All images provided courtesy of Dusk Devi & Pacific Runway
If you’re the youngest in the family, you’ll know exactly what Joshua Savieti is talking about when he says he grew up on the receiving end of his siblings’ and parents’ every request. Today, he’s the Director of ICON, an organisation that aims to “restore and redeem the youth in Tonga, making them contributing citizens to their communities” through self-expression and creative arts. There is no doubt that his humble beginnings have played a huge part in the work he and his team at ICON are doing and we’re excited to share his journey of challenges, bravery, discovery and faith.
We’d love to get to know you. Who are you, where are you from and what is ICON?
I am Joshua Savieti, a Kiwi-born Tongan and Cook Islander. I was raised in South Auckland in the heart of Mangere. Being the youngest in my family, I grew up staying at home, looking after the house and at everyone’s service. I also had a love for watching movies and understanding how they were made, and fell in love with creative arts and expression.
As I began to establish myself at Breakthrough Church in Auckland, I was given opportunities to share my testimony and help others do so in a creative way, with help from our Pastors and Creative Directors, Afi and Lynette Leota. After many years of growing in church, doing extra curricular activities at school, and working with youth in my community, I believe God gave me a vision to pursue film and media.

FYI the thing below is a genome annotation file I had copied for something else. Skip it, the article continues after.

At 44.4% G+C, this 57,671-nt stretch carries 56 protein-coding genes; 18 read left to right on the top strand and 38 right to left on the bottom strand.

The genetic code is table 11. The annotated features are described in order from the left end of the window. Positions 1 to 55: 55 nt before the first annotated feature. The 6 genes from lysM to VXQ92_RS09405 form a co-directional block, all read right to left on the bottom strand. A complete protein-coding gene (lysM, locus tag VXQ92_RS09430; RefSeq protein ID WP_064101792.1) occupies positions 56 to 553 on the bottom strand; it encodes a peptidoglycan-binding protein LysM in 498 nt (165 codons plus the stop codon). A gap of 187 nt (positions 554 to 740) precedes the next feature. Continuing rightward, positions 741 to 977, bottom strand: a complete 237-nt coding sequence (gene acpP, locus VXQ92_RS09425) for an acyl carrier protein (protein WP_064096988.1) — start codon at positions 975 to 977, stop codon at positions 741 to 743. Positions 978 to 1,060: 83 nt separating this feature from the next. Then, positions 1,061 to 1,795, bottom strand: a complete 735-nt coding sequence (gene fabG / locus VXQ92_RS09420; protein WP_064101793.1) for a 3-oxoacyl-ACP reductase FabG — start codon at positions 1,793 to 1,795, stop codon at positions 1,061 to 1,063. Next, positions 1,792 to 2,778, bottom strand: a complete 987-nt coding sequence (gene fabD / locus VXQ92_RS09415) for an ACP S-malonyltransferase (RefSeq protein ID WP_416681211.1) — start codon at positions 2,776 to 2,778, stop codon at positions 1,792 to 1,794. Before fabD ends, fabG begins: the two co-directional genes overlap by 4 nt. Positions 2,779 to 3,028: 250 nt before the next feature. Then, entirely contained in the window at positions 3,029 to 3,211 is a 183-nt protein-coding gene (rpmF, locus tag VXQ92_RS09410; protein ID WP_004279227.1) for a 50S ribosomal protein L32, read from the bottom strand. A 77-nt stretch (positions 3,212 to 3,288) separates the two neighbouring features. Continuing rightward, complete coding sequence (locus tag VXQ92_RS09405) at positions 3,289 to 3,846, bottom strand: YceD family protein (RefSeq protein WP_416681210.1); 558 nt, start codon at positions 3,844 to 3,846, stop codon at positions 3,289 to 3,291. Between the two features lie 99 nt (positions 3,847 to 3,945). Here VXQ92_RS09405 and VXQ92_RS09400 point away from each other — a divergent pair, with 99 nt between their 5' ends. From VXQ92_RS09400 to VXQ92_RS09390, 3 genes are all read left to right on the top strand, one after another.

This decision gave me the courage to choose new subjects in my final high school year that pushed me to pursue a future in film. In 2007 I was accepted into South Seas Film and Television School in Auckland. Being one of the younger students, I was quite intimidated by older students who had a lot more experience. I’d always try to remember that I was there because of a higher purpose – not to impress or beat anyone. That really helped me to excel in post production studies.
Throughout my year of study I was drawn towards wanting to understand what production companies were and through that research I received another vision of building a school or institute that would raise a new caliber of filmmakers within the Pacific. At that time, that dream seemed so far away from happening – so I kept it saved in the corners of my mind.